War of the Rebellion: Serial 065 Page 0428 S. C., FLA., AND ON THE GA. COAST. Chapter XLVII.

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Colonel Harris' command, composed of 138 of the Seventy-fifth Ohio, 90 of the Fourth Massachusetts Cavalry, and 10 artillerymen, with one piece of artillery, were attacked t Gainesville by Major Dickinson. The enemy's force is represented at from 500 to 700, with three pieces of artillery. From what I can learn the attack must have been a surprise. The men, however, fought well, but their ammunition being expended they were ordered to cut their way out. It would appear to have been a thorough rout. Up to dark this evening but 80 enlisted men and a few officers have come into Magnolia. I will give you a more detailed account as soon as possible, probably by the same mail that takes this.

Quite a number of the men were killed; three officers, wounded, known to be in the hands of the enemy, and a number of officers missing. It is believed that many of the men who are with the guides, and have taken to the swamps, will get in.

Colonel Noble's command arrived at Magnolia at 6.30 this p. m. All in excellent condition; had seen no enemy. They bring with them about 75 contrabands, and some few horses and mules.

I came down expecting to find the mail here from Hilton Head. Will return early in the morning to Magnolia.

Very respectfully, your obedient servant,

JNO. P. HATCH,

Brigadier-General, Commanding.

Major General J. G. FOSTER,

Commanding Department of the South.

HEADQUARTERS DISTRICT OF FLORIDA,

Jacksonville, August 22, 1864.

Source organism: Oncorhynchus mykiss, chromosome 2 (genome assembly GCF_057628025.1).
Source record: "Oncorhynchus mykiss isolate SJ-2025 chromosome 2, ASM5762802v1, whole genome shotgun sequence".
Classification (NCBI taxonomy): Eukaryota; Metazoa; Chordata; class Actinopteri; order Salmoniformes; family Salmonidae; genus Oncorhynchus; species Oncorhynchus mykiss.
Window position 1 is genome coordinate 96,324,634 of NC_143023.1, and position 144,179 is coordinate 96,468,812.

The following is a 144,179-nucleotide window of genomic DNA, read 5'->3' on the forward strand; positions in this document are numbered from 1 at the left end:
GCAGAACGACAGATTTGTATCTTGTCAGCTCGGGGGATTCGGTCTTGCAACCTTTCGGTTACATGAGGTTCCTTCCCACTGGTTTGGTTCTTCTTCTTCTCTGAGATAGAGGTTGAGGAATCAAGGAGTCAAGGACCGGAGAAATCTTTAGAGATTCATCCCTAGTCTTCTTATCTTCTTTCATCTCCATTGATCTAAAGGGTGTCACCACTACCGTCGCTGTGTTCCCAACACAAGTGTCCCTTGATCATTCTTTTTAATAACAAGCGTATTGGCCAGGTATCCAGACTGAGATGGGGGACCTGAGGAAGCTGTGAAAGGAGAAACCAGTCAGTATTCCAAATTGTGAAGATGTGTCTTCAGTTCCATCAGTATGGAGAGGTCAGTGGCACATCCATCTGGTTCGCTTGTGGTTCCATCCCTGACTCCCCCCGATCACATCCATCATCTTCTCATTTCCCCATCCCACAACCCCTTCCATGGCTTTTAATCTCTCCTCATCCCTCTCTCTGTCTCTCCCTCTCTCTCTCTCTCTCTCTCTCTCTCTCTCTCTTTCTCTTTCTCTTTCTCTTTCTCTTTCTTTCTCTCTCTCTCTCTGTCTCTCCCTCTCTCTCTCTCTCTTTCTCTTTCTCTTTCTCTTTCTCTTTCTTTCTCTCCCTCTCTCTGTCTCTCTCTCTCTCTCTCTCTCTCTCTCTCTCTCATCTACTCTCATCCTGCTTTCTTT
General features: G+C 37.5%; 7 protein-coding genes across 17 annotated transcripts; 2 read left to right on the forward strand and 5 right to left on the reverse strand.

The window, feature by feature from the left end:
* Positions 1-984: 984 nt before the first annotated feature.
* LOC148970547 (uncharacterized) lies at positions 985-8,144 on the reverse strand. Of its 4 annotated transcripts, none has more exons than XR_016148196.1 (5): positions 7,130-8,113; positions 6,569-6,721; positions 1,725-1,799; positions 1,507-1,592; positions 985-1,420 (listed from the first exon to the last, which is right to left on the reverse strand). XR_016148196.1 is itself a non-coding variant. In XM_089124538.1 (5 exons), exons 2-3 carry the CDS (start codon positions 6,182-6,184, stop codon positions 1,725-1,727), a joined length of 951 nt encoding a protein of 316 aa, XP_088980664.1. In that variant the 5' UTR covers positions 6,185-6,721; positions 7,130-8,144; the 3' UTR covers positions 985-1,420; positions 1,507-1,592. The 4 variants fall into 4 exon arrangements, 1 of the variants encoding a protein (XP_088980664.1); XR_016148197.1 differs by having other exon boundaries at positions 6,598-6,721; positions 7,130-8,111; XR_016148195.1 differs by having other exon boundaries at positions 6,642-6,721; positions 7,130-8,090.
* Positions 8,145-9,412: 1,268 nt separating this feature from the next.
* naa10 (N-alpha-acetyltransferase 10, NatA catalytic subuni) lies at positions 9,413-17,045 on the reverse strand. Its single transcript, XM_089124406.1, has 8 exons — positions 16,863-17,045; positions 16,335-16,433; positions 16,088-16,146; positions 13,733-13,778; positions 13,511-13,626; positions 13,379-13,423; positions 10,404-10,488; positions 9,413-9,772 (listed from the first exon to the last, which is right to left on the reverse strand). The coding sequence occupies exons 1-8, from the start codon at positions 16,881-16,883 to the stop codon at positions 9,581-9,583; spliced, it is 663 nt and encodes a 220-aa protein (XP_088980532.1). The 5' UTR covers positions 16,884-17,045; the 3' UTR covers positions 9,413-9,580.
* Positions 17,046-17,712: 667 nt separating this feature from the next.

GENERAL: I inclose with this the report* of Captain Dickison of the affair at Gainesville. The more I hear of the affair the worse if appears. Colonel Harris undoubtedly allowed his men to scatter through the town and, I fear, to pillage. He was undoubtedly surprised, and although the men individually fought pretty well, I do not believe they were at any time under control. You will perceive that neither the lieutenant-colonel nor the major of the regiment is a prisoner. It may be they were murdered after being taken, but they probably are in the swamps working their way to our lines. I shall have an investigation of the whole affair as soon as possible, but would like the testimony of some who are still absent, but not given up as lost. Colonel Harris has always borne the reputation of a brave man, but his regiment was without discipline.

Very respectfully, your obedient servant,

JNO. P. HATCH,

Brigadier-General, Commanding.

Major General J. G. FOSTER,

Commanding Department of the South.

I have here in the river the Mary Benton and Hattie. The Hattie is most of the time out of order, and the Benton has to be employed bringing stores from Fernandina. I keep the Island City, as I cannot possibly do without her at present. I would much like authority to retain her here permanently, as I would put a gun on her and make her very useful. She is not a strong vessel, but is fast; peculiarly suited to river service.

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*See p. 439.

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